Williams was the last town on Route 66 bypassed by Interstate 40 in 1984. The town was crippled by the loss of motorists rolling through on its pair of one-way streets.
Grand Canyon Railway came to the rescue of Williams in 1989 bringing train loads of visitors after a few years.
The mountain town ramped up its dormant tourism businesses with rail passengers bound for the Grand Canyon just as Route 66 nostalgia was gaining traction across Arizona.
Williams renaissance was a pleasant surprise on a recent visit. Sidewalks full of people in the evening are such a contrast to the deserted Williams of the mid-1980s.
Visitors should try the to Pine Country Restaurant for breakfast and pie or even pie for breakfast.
Rod's Steak House, which opened in 1946, has long been a reliable spot for a good burger or a steak. Red Raven Restaurant, which serves fine cuisine at modest prices, is another good option.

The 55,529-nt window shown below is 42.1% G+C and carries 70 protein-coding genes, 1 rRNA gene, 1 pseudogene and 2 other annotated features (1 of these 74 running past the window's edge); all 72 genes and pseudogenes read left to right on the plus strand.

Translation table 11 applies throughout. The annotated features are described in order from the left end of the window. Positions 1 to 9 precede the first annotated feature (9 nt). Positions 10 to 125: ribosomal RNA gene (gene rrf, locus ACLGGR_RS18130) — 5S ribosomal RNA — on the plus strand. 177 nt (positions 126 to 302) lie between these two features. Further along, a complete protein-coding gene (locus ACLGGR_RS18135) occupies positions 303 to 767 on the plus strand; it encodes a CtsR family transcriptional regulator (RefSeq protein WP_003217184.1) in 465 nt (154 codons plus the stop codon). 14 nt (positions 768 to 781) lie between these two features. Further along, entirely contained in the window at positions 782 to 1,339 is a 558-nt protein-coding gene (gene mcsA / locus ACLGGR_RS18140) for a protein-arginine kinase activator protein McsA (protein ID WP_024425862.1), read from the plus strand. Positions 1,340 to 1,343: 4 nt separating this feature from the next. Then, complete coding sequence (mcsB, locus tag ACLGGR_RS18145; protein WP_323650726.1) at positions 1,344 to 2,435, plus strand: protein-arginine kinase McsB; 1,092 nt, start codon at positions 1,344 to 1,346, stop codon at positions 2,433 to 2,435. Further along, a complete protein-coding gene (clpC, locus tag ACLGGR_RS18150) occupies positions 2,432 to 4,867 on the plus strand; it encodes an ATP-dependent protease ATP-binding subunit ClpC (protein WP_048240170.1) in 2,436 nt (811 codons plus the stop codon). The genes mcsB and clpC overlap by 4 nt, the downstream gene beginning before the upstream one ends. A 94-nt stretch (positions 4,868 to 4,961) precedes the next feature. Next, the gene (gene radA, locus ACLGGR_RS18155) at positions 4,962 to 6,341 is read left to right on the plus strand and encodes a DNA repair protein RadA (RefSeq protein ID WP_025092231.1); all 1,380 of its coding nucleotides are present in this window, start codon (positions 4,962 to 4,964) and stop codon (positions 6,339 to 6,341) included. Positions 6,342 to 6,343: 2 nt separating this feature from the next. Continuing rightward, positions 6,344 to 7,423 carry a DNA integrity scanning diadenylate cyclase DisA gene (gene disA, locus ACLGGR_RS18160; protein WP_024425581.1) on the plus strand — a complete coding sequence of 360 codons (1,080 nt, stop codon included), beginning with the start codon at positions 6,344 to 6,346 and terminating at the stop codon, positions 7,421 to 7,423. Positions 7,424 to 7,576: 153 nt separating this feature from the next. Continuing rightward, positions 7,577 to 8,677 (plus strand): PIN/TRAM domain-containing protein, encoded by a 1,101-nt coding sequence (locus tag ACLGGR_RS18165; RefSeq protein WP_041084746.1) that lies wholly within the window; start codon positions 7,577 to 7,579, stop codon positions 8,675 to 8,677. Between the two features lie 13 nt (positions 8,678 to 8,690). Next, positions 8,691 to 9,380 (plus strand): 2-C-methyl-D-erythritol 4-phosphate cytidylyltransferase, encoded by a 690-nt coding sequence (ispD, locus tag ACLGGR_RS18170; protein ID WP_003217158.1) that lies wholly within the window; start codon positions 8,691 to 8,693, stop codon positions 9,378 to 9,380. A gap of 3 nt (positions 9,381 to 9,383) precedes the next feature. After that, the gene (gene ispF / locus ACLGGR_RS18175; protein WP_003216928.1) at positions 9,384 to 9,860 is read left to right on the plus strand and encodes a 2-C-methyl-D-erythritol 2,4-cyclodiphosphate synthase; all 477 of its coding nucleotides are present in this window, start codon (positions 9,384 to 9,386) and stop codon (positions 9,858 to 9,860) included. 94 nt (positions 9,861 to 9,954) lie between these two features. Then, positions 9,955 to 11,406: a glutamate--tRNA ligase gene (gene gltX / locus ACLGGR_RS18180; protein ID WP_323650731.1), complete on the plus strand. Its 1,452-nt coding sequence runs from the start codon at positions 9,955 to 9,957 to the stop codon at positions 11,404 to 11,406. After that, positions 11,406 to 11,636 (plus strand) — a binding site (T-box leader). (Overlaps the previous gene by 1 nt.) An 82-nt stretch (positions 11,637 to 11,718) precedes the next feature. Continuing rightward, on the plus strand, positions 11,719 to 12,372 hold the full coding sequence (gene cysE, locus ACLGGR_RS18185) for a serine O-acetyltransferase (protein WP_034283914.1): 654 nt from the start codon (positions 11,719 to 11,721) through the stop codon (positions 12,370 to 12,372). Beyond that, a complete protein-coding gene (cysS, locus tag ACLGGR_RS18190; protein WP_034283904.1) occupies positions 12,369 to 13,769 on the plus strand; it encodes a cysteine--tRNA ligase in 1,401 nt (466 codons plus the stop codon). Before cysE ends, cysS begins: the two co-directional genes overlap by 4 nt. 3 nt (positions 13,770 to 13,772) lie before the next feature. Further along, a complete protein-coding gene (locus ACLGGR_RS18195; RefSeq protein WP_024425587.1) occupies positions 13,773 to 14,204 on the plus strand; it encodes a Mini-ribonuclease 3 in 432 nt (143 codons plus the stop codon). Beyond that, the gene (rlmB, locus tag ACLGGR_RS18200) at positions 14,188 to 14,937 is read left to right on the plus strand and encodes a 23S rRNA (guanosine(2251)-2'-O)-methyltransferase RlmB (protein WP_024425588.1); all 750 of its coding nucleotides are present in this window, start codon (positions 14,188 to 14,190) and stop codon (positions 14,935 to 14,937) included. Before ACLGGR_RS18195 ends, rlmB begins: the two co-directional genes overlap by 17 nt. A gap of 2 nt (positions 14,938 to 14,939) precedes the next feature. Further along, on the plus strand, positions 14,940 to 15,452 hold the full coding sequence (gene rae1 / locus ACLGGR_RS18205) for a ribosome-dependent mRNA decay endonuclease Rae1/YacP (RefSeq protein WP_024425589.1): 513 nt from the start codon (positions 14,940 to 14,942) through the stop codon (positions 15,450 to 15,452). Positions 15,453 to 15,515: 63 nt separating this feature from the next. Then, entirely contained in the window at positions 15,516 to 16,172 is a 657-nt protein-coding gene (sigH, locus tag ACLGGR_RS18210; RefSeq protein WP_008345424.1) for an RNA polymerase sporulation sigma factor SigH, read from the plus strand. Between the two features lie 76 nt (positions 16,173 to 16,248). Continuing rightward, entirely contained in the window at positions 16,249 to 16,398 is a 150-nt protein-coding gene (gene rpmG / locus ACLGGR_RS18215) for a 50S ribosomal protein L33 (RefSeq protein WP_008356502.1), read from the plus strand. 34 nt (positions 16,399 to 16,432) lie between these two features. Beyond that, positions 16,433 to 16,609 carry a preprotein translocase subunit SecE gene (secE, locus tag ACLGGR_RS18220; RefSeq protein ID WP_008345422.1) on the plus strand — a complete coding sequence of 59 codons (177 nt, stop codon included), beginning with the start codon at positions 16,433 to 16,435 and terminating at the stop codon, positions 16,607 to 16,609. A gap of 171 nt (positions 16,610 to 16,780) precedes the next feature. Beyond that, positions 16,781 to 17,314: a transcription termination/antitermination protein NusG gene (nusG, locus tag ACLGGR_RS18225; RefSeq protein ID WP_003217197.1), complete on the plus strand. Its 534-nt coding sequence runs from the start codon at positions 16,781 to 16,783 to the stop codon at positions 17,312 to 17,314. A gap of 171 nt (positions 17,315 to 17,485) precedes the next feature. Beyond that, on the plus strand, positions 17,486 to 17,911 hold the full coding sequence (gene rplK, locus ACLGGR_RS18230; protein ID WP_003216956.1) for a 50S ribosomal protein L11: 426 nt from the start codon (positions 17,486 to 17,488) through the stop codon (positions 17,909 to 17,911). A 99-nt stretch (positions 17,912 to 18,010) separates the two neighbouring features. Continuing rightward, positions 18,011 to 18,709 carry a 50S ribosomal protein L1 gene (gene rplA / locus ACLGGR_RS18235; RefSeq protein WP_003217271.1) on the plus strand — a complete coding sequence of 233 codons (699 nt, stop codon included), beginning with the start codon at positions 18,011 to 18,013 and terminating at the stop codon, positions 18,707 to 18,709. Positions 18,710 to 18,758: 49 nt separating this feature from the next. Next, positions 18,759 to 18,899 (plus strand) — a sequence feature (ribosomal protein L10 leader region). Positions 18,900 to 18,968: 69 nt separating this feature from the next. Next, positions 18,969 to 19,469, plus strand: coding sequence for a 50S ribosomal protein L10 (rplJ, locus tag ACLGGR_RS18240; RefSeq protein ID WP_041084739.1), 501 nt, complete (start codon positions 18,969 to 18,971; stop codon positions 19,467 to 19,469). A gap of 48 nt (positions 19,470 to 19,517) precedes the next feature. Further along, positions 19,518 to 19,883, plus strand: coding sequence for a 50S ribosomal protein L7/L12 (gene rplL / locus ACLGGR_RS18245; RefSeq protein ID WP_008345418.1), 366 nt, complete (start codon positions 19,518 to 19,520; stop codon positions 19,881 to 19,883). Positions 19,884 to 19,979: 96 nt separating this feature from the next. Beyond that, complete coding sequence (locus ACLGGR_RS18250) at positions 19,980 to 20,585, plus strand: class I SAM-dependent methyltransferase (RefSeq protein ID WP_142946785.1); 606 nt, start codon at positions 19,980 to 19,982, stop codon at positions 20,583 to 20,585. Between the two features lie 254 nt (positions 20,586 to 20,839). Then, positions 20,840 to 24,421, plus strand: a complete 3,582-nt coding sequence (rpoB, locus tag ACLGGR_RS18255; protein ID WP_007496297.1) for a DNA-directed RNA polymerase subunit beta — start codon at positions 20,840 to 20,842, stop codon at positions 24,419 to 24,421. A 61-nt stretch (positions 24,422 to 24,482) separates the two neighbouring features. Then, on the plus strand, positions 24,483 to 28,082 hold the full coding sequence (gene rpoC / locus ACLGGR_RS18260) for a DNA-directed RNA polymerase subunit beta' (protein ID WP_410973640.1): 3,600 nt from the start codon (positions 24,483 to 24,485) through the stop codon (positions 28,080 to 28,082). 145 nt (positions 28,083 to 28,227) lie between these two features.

Grand Canyon Hotel is one of Arizona's oldest inns. Other historic hotels brag about visits by presidents and Hollywood stars while Grand Canyon Hotel boasts that it hosted naturalist John Muir, the Vanderbilts and the King of Siam.
In the evening, visit the throwback Copper Club (bottom right) and World Famous Sultana Bar, iconic Williams watering holes and among Arizona's best saloons. I've heard good things about Historic Brewery Barrel & Bottle House but haven't tried it yet.
The train leaves for Grand Canyon at 9 a.m. and the railroad folks stage mock gunfights at the depot before boarding passengers.